peppebck's picture

GL.Rotate and GL.GetFloat or GL.GetDouble gives unprecise result

Hi everybody,
this is my first post and I'm happy to become part of the group...hope I can give some help in the future.

Now I need some information on the reason why I recieve an unprecise Matrix on this simple operation.
This is a big problem for my program and I'd like to know if there's a solution.

Double Ang=90;
Double[]Axis=new double[]{0,0,1};
Double[]rot=new double[16];

GL.Rotate(Ang, Axis[0], Axis[1], Axis[2]);

GL.GetFloat(GetPName.ModelviewMatrix, rot);

This is my matrix, as you can see rot[0] and rot[5] are not zero.
[0] 0.000000012167964413833943 double
[1] 1.0 double
[2] 0.0 double
[3] 0.0 double
[4] -1.0 double
[5] 0.000000012167964413833943 double
[6] 0.0 double
[7] 0.0 double
[8] 0.0 double
[9] 0.0 double
[10] 1.0 double
[11] 0.0 double
[12] 0.0 double
[13] 0.0 double
[14] 0.0 double
[15] 1.0 double

Thanks, and regards.


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the Fiddler's picture

An amount of numeric imprecision is expected with floating point numbers. This can become an issue when chaining operations - the OpenGL redbook suggests avoiding long chains for precisely that reason. In other words, instead of doing this:

GL.LoadIdentity();
for (int i = 0; i < 100; i++)
{
    GL.Rotate(1, Vector3.Up);
    Render();
}

prefer this:

for (int i = 0; i < 100; i++)
{
    GL.LoadIdentity();
    GL.Rotate(i, Vector3.Up);
    Render();
}

You might be able to get better precision by using OpenTK.Matrix4d instead of the built-in OpenGL matrix functionality. With this approach, you would calculate the modelview matrix by multiplying Matrix4d instances and would only load the end result with GL.LoadMatrix. For example, the following code:

GL.MatrixMode(MatrixMode.Modelview);
GL.LoadIdentity();
GL.Rotate(90, 0, 1, 0);
GL.Translate(10, 0, 0);
Render();

would become:

Matrix4d modelview, temp;
Matrix4d.CreateRotationY(MathHelper.PiOver2, out modelview);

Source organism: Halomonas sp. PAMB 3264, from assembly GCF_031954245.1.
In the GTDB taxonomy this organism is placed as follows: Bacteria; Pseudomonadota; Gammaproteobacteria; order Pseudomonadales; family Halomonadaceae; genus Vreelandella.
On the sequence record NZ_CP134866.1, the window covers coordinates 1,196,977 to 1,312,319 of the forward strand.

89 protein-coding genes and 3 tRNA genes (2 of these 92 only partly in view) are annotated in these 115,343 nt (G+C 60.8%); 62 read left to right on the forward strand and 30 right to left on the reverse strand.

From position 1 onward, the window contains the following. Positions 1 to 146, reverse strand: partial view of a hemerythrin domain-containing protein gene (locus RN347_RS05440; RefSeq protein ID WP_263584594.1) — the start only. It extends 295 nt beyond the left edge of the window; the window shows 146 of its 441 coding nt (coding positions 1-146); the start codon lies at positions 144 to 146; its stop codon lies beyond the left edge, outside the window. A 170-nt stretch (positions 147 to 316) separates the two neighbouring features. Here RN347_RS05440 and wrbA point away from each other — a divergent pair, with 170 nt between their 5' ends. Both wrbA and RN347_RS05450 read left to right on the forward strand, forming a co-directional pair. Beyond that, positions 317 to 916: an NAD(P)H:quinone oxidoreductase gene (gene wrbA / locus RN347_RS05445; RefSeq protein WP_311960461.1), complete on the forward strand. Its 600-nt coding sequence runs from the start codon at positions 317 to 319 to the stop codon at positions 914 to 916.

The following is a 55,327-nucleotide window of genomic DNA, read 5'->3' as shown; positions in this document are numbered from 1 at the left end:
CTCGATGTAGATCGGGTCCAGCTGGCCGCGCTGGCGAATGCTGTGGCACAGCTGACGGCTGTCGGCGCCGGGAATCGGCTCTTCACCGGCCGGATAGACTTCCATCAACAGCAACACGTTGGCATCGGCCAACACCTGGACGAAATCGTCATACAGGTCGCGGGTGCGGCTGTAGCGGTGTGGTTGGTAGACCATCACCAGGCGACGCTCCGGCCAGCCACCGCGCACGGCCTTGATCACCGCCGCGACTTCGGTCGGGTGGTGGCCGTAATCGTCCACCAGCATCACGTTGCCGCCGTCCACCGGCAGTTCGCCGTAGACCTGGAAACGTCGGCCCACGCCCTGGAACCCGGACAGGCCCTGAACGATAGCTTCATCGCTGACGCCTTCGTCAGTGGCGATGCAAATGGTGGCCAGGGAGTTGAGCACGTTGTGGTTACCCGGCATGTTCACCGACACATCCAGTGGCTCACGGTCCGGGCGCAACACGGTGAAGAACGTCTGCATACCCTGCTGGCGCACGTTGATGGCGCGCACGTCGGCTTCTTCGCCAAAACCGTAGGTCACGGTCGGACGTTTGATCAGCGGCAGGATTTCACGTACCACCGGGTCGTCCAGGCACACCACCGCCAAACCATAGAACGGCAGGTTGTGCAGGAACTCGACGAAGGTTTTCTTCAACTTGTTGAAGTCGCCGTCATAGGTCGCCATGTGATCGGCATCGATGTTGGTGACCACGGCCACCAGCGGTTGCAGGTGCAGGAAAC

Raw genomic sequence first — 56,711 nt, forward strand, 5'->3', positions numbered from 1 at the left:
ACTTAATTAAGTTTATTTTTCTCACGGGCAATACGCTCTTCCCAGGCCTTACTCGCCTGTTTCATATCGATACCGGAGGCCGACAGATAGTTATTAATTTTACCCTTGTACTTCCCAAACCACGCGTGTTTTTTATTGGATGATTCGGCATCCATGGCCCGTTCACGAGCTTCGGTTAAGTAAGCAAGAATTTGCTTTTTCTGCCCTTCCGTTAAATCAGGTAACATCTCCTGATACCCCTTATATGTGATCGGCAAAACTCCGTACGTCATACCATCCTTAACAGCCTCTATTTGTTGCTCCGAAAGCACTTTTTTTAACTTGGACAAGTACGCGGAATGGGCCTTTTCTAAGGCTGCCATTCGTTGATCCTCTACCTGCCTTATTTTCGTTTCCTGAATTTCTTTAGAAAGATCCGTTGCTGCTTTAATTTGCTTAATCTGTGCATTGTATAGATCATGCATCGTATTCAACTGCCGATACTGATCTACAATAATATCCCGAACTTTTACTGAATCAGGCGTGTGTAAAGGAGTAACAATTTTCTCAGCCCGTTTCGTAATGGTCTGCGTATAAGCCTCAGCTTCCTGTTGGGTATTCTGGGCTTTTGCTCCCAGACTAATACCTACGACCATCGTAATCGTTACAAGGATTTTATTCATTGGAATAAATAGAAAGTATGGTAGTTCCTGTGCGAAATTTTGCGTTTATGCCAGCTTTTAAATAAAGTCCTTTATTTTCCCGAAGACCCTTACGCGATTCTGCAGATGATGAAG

Matrix4d.CreateTranslation(10, 0, 0, out temp);
Matrix4d.Multiply(ref modelview, ref temp, out modelview);
GL.MatrixMode(MatrixMode.Modelview);
GL.LoadMatrix(ref modelview);
Render();

Pretty verbose but that's necessary to maintain performance. The short version is more readable but also significantly slower:

Matrix4 modelview = 
    Matrix4d.CreateRotationY(MathHelper.PiOver2) *
    Matrix4d.CreateTranslation(10, 0, 0);
GL.MatrixMode(MatrixMode.Modelview);
GL.LoadMatrix(ref modelview);
Render();
peppebck's picture

Fiddler, thanks for he answer but...the result is just more coerent because the result is orthonormal but it is jet not precise.
I've found the formula used to calculate for example M11:
ux^2 + (1-ux^2)*cos(angle)
and I've found that the problem is on the function Math.Cos (Math.PI).
Math.Cos (Math.PI/2.0) gives the result 6.12303176911189E-17 and not 0 as it should be.
Math.Cos(OpenTK.MathHelper.PiOver2) gives the result 4.37113900018644E-08-

I have to threat my matrix after all the operations...I think (sob)
This is a huge problem. It means a big work of approximation avoiding as you said to chain the operations.

M11 -0.000000043711390001864437 double
M12 0.999999999999999 double
M13 0.0 double
M14 0.0 double
M21 -0.999999999999999 double
M22 -0.000000043711390001864437 double
M23 0.0 double
M24 0.0 double
M31 0.0 double
M32 0.0 double
M33 1.0 double
M34 0.0 double
M41 0.0 double
M42 0.0 double
M43 0.0 double
M44 1.0 double

the Fiddler's picture

Ah, OpenTK.MathHelper.PiOver2 is a float, whereas System.Math.PI / 2.0 is a double, which explains the different result. Unfortunately, I don't think it's possible to do any better using floating point numbers, this kind of imprecision is an inherent limitation. Note that OpenGL itself only works with single-precision floats - any double-precision data you pass is converted to single-precision behind the scenes (i.e. when you upload a vertex buffer or a matrix).

I'm afraid I'm not well-versed in this area of computing but hopefully someone else will have better advice to offer.

Out of curiosity, what kind of software is this? (And what kind of precision does it require?)

peppebck's picture

Duplicate

peppebck's picture

Fiddler, I need to place some pieces around models coming from cad. The result has to go back in the cad at the end. So everything has to be precise as much is possible.
I think I'll use the following function to clean my matrix after each rotation.
The idea is to obtain the angle in degrees, clean it if neede and put the Cosine back to the matrix.
Should work but I HAVEN'T tested it jet. Maybe someone can take advantage from this as I did from you.

Thanks a lot.

public static void Clean_Matrix(double[] Matrix)
{
double
ang;
for (int ii = 0; ii < 12; ii += 4)
for (int jj = 0; jj < 4; jj++)
{
ang = Math.Acos(Matrix[ii + jj]) * 180.0 / Math.PI;
if (Math.Round(ang, 1) == Math.Round(ang, 4))
{
if (Math.Abs(ang) == 90)
Matrix[ii + jj] = 0;
else
{
if(ang>90)
Matrix[ii + jj] = Math.Cos(Math.Round(ang, 1));
else
Matrix[ii + jj] = Math.Cos(Math.Round(18.0-ang, 1));
}

}
}

}